Closure of William S. Key heats up Alva Community Coffee
• Legislators say it’s not done; recommend letter writing campaign
June 20, 2021
The first Alva Chamber Community Coffee in a year was held Friday on the Northwestern Oklahoma State University campus. Three legislators talked about what they’re doing at the capitol, but the hot topic in the question and answer period was closure of William S. Key Correctional at Ft. Supply.
NWOSU President Dr. Janet Cunningham welcomed guests. “If I’m smiling it’s because we got some new money this year so thank you to the legislators,” she said. “That has actually become somewhat unusual to be in that situation. So we are very pleased the state is doing pretty well and we were able to benefit from that.”
Since the last day of the spring semester, the campus has done away with social distancing and masks. “Northwestern was fortunate to really be able to have a more normal set of semesters than most institutions across the state, and I think kudos go to our staff, our faculty and our students for really complying in everything we asked them to do,” said Cunningham. “It ended up being a fairly safe environment.”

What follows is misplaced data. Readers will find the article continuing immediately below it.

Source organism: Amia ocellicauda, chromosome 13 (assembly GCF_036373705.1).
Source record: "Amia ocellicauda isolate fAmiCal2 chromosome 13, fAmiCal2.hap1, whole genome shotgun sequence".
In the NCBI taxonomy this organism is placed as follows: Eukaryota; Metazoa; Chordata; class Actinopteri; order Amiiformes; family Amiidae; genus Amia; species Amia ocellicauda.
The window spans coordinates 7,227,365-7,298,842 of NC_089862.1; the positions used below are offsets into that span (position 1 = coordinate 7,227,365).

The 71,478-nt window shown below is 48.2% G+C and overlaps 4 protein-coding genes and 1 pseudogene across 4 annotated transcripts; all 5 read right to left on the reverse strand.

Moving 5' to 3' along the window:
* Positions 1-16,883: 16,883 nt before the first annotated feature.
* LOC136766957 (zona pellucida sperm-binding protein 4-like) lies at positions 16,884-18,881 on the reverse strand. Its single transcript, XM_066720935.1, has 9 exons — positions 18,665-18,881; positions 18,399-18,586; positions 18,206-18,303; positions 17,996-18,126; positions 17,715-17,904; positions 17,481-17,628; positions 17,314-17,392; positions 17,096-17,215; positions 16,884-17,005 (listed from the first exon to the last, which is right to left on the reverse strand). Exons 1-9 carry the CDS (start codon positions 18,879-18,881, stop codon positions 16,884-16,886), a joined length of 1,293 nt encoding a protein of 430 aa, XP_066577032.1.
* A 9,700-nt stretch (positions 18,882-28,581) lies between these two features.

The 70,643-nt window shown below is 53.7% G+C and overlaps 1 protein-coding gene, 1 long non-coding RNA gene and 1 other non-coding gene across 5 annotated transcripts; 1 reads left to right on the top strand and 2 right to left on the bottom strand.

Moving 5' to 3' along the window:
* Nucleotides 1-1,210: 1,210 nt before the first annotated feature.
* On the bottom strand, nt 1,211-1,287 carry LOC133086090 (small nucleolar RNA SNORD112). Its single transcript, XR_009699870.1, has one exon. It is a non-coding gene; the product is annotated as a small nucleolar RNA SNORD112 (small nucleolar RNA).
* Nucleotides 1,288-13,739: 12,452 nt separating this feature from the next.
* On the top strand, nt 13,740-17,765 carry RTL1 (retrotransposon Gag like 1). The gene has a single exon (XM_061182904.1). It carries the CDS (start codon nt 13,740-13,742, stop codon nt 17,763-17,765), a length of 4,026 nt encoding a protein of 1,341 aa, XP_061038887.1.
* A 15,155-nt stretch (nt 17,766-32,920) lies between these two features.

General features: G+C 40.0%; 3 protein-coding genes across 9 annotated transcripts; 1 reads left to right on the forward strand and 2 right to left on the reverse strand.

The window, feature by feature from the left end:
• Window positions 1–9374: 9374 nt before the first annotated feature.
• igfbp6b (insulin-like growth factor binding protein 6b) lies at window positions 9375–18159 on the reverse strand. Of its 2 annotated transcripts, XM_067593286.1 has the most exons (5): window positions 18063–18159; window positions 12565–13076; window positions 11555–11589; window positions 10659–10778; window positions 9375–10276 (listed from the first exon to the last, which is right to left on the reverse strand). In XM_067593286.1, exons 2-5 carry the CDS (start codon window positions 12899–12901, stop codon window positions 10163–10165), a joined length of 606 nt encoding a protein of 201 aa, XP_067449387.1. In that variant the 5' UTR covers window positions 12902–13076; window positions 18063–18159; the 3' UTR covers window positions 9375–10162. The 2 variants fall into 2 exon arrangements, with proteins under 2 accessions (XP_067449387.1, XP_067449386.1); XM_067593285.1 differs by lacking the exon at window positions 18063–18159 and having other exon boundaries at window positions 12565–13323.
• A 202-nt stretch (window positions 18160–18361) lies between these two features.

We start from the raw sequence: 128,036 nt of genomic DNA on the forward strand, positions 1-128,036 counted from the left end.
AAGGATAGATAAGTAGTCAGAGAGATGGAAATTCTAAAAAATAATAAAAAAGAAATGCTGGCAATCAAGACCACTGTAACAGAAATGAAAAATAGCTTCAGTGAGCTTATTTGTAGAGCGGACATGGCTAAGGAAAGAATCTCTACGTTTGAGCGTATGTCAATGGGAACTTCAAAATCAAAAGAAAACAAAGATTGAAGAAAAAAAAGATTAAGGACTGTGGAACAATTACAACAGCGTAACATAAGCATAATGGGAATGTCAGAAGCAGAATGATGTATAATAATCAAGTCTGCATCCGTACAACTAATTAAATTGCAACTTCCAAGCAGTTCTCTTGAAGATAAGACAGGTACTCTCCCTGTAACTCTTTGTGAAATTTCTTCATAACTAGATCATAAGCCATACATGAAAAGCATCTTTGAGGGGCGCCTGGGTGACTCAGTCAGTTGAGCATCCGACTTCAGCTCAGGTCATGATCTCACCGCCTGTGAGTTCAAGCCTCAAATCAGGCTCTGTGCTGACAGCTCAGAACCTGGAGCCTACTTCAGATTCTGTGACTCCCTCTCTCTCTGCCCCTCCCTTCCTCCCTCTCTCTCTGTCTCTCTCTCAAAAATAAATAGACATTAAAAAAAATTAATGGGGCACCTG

Although people think of summer as being a break for the university, NWOSU has been busy with two women’s basketball camps and a big baseball camp. About 250 students attended the basic STUCO leadership camp and another one is scheduled for July. In addition, about 50-60 Upward Bound students have been on the campus.
“These are great facilities and we need to have them in use all year round,” said Cunningham. “We’re hoping all those people that we are bringing in buy a tank of gas or stop at the local restaurant or maybe run downtown and grab something to help the economy here, and I think they do. I think that absolutely does happen.”
Senator Casey Murdock
Sen. Casey Murdock was the first of the legislators to speak. “This year, with all the difficulties, was a very good year. My first three or four years it was horrible, you know, with holes in the budget from a $600 million hole to a $1.3 million hole,” he said.
This year legislators were able to replace a lot of the cuts they made during those tough times. The regents for higher education had a 5.5 percent increase from $770 million to $812 million. “Across the board we fully funded 1017, we got $60 million for new science textbooks for education,” said Murdock. “The fights still happened but they were different. My first three years we were fighting over ‘don’t cut this, don’t cut that.’ This year we fought over ‘let’s send money here, let’s send money there.’ There are still fights, but instead of cuts we’re fighting over where we’re going to send the money.” He said the financial change was due to CARES money which is a one-time thing.
County roads and bridges were given more money, and the allocation has been changed from a population base to the number of miles of county roads. Murdock said metro areas were getting far more money for fewer miles of roads.